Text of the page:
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This is the third in a series of articles in the ‘New Normal Series’, about the practical issues that will face schools in the autumn as they return to the ‘new normal’ of teaching. There are predictions of a ‘second wave of coronavirus’ as well as potential local lockdowns and a high rate of absence due to self-isolation. This blog looks at developing your current teachers in the new hybrid teaching environment – how will current CPD change, and what new training will be needed? We’ve gathered ideas from our partner schools and knowledge of educational technology to help you meet these challenges focusing on training in online and hybrid teaching.
Our first blog looked at supporting new teachers in your school, especially newly qualified teachers (NQTs), while the second looked at online recruitment. Follow ONVU Learning on Twitter and sign up to our newsletter to make sure you receive the complete series.
Many schools start the year with a day or two of collective CPD, with all staff spending time together discussing the previous year and setting a direction for the current year. There is often one theme, led either by senior leaders or external consultants, as well as time in smaller teams to prepare for the year ahead.
This model is challenged in several ways by COVID. The first is that schools will have to spend a lot of time talking about how their school will work in the ‘new normal’ – managing ‘year bubbles’, limiting movement and staggering start and break times for example. The second is that bringing all staff together into one room will be difficult to manage given the constraints of social distancing. And the third is that whatever is shared will need to help teachers cope with the likely challenges of renewed ‘hybrid’ or ‘blended’ learning, rather than the pre-COVID classroom-based model of schooling.
So, how can schools manage this? Here are our 5 suggestions, many using the technology that schools have relied on during lockdown.
Many teachers produced recorded videos or shared links to existing information in lockdown, allowing them to communicate with students in different places and at different times. Schools should do this with information that needs to be consistent and clear such as new rules, with clear and repeated messages. It is of course important to test these resources for accuracy and clarity before sharing them widely.
Once staff have read, watched, or digested key information, it’s important to let them discuss details and apply new ideas to their own classrooms or roles. The good news is that most schools can now do this remotely using communication software such as Zoom, Teams or Google Classroom – and record conclusions while doing so!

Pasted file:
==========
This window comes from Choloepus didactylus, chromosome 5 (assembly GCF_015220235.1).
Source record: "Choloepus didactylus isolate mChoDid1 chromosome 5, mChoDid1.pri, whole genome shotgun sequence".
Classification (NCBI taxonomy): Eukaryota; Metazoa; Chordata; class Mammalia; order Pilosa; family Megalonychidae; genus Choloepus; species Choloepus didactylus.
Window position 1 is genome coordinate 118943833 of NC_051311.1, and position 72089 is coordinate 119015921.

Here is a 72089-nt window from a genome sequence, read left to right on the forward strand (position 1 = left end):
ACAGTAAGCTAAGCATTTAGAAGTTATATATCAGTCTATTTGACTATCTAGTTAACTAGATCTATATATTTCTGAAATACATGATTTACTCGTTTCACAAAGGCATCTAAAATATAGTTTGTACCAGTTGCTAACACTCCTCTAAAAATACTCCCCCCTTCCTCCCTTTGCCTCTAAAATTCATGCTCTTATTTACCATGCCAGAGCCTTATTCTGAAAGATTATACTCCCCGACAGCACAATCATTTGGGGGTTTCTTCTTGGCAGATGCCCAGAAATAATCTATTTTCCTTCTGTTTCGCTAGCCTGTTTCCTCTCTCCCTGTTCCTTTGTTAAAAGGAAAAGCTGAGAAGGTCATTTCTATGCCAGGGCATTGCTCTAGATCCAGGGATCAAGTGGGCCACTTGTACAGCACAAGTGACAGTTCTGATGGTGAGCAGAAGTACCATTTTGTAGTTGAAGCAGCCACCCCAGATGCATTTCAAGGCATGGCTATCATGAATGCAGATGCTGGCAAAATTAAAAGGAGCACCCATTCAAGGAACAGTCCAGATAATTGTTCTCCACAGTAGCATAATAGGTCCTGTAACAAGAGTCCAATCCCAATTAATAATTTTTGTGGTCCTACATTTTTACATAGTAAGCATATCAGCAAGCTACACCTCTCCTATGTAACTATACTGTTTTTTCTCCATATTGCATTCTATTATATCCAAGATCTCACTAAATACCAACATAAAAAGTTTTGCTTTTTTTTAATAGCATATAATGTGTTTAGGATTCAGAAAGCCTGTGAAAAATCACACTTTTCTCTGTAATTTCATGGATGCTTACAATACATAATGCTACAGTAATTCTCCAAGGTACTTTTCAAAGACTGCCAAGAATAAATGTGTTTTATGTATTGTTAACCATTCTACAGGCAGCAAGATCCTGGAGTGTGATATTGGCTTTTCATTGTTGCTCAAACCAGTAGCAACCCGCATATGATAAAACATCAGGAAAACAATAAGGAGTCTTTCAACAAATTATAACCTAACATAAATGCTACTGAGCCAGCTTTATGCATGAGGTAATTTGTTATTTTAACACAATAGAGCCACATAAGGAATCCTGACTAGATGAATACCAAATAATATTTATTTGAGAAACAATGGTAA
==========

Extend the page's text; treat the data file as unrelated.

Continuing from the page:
Once key information has been shared, training will need focus on specific challenges of hybrid learning. A number of schools have used internal surveys (using Microsoft or Google Forms or a dedicate survey programme such as Survey Monkey) to find out the strengths and weaknesses of their teachers – and the experience of students. This will allow the school to share best practice and create ‘learning groups’ with similar needs, rather than trying a ‘one size fits all’ approach.
Different subjects and year groups will have different learning needs in the ‘new normal’. How do you manage EYFS learning? How do you conduct practical work in Science or PE? These teams need to have extended time to identify areas they will need to work on and to share new ideas and discoveries that team members have found. Each group could then be allocated a small part of the school’s overall CPD budget to bring in external advice if needed – one positive result of the COVID epidemic is that it has become very easy to source and deliver expert input from anywhere in the world!
While a lot of CPD will inevitably be short-term in September, it is important to maintain long-term teacher development – both to improve learning in the school and to engage and retain teachers. One way this can happen while maintaining social distance is through teacher self-reflection. You can read our advice on introducing this (and how classroom video can be used to enhance it) here.
The School of the Future Guide is aimed at helping school leaders and teachers make informed choices when designing the learning environments of the future using existing and upcoming technologies, as they seek to prepare children for the rest of the 21st century – the result is a more efficient and competitive school.